Did you know that doctors are rewarded by insurance companies for keeping their patients’ cholesterol and blood pressure below certain levels?

For some patients, the benefits may not outweigh the risks because doctors are pressured to treat patients with drugs that may not be best for them. Physicians who meet their targets are given a bonus from the insurance comapny and can get high ratings on insurer websites. Physicians who don’t follow suit get lower payments and are given lowers ratings on insurer websites.

By pressuring physicians to comply, they may feel pressured to withhold treatment that they feel is required or feel forced to recommend treatment whose risks may outweigh benefits.

>> Read more about how insurance company incentives are corrupting medical care in the U.S. 

When facing the prospect of filing a lawsuit for a medical malpractice issue or a personal injury you or a loved one has suffered, your choice of the right attorney will be critical.

Experience.

You will likely want to consider attorneys with the right kind of experience in handling your very specific type of case. For example, a birth injury case could be very different from a surgical site infection or a misdiagnosis.

Medical experts.

Experience isn’t the only factor to be considered either. Any attorney you hire to represent you will not only need the requisite legal experience to manage your case successfully but he or she will also need access to the right medical experts to prove that there was negligence on the part of the healthcare provider who injured you or your loved one.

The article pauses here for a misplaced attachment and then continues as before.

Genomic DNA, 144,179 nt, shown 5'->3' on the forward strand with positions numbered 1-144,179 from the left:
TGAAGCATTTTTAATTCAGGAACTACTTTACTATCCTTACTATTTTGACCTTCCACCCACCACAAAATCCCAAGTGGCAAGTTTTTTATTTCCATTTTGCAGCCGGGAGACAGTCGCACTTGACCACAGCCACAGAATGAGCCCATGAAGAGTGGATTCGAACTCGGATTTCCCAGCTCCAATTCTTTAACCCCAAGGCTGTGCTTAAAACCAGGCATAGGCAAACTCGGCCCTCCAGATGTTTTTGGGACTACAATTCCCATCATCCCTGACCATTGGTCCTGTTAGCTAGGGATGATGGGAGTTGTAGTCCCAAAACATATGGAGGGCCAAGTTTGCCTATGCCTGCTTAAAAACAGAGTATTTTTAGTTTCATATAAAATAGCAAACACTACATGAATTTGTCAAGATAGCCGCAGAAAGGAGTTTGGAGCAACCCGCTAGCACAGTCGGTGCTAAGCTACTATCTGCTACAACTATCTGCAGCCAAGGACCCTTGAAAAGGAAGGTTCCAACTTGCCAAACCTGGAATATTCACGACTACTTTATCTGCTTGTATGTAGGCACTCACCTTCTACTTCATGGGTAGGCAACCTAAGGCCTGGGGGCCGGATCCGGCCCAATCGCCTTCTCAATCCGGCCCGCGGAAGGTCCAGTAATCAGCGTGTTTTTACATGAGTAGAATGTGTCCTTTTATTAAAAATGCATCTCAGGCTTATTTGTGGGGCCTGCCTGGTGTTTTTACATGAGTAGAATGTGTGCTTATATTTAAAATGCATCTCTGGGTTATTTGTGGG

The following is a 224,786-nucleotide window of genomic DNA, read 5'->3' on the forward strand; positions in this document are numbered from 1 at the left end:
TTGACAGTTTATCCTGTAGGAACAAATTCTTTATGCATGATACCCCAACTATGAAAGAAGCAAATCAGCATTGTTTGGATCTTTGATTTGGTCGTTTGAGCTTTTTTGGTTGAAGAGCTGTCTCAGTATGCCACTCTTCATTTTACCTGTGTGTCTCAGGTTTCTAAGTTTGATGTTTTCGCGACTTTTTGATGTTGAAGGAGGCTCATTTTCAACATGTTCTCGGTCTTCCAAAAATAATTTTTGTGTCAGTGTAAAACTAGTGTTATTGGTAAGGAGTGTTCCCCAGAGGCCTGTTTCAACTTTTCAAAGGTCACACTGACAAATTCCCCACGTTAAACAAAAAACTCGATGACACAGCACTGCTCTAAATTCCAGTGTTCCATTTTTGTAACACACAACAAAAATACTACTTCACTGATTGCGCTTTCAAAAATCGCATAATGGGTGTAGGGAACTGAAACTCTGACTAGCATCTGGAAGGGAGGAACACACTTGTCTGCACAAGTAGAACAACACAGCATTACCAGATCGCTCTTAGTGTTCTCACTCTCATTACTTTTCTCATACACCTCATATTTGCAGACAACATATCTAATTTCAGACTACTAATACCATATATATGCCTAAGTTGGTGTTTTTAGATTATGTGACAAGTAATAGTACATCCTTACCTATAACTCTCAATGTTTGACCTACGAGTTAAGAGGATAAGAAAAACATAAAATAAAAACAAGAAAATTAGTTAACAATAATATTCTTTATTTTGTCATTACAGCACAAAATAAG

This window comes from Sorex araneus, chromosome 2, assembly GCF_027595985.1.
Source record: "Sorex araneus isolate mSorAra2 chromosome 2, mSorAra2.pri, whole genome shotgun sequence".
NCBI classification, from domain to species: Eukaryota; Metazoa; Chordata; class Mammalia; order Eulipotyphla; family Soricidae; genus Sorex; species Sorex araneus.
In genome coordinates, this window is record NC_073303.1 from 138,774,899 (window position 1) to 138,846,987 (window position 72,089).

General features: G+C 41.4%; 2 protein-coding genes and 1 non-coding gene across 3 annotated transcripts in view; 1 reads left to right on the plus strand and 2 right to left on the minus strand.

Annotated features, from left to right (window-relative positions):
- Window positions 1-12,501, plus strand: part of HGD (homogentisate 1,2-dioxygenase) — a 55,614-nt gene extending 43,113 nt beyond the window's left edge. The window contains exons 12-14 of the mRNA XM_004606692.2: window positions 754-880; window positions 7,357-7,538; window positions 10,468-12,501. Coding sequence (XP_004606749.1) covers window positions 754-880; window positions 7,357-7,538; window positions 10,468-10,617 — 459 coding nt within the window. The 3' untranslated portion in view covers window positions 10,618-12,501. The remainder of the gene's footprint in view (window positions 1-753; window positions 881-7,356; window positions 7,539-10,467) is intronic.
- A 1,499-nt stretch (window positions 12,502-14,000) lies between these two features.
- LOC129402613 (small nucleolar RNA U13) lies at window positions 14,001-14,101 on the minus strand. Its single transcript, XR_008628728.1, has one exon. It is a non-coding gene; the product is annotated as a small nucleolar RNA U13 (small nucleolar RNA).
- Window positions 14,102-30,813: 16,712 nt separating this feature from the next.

Medical experts play an important role in the pursuit of any claim for medical malpractice or personal injury. They are there to assess your case, examine the records of the injuries, evaluate the treatments offered and determine where the fault may lie in the situation that has caused you pain and suffering.

Having access to medical expert opinions could be crucial to the success of your case. So when you consider hiring an attorney be sure to consider as well the “support team” they bring with them: the experts, the investigators and, as always, the attorney’s own pertinent experience to ensure the choice you’ve made to represent you is a great match.

Personality.

Finally, it must be noted that medical malpractice cases can sometimes take a long time. Since you may be working closely with your attorney for an extended period, you’ll want to make sure that there’s a personality fit too. Ask yourself whether you like and trust the attorney. Does the attorney have your best interests in mind and isn’t just in it for the money? Is the attorney someone you can feel comfortable calling when you need an update on your case?

The New England Journal of Medicine reports:

Injuries due to medical errors are a major cause of death among Americans. Although some progress has been made in reducing certain types of adverse events, overall rates of errors remain extremely high. Failures of communication, including miscommunication during handoffs of patient care from one resident to another, are a leading cause of errors; such miscommunications contribute to two of every three “sentinel events,” the most serious events reported to the Joint Commission.5 The omission of critical information and the transfer of erroneous information during handoffs are common. As resident work hours have been reduced, handoffs between residents have increased in frequency.

Improving handoffs has become a priority in efforts to improve patient safety.

>> Read the entire Special Report

It’s reported that there are possibly as many as 440,000 deaths per year associated with malpractice in hospitals, four times as many as was previously thought.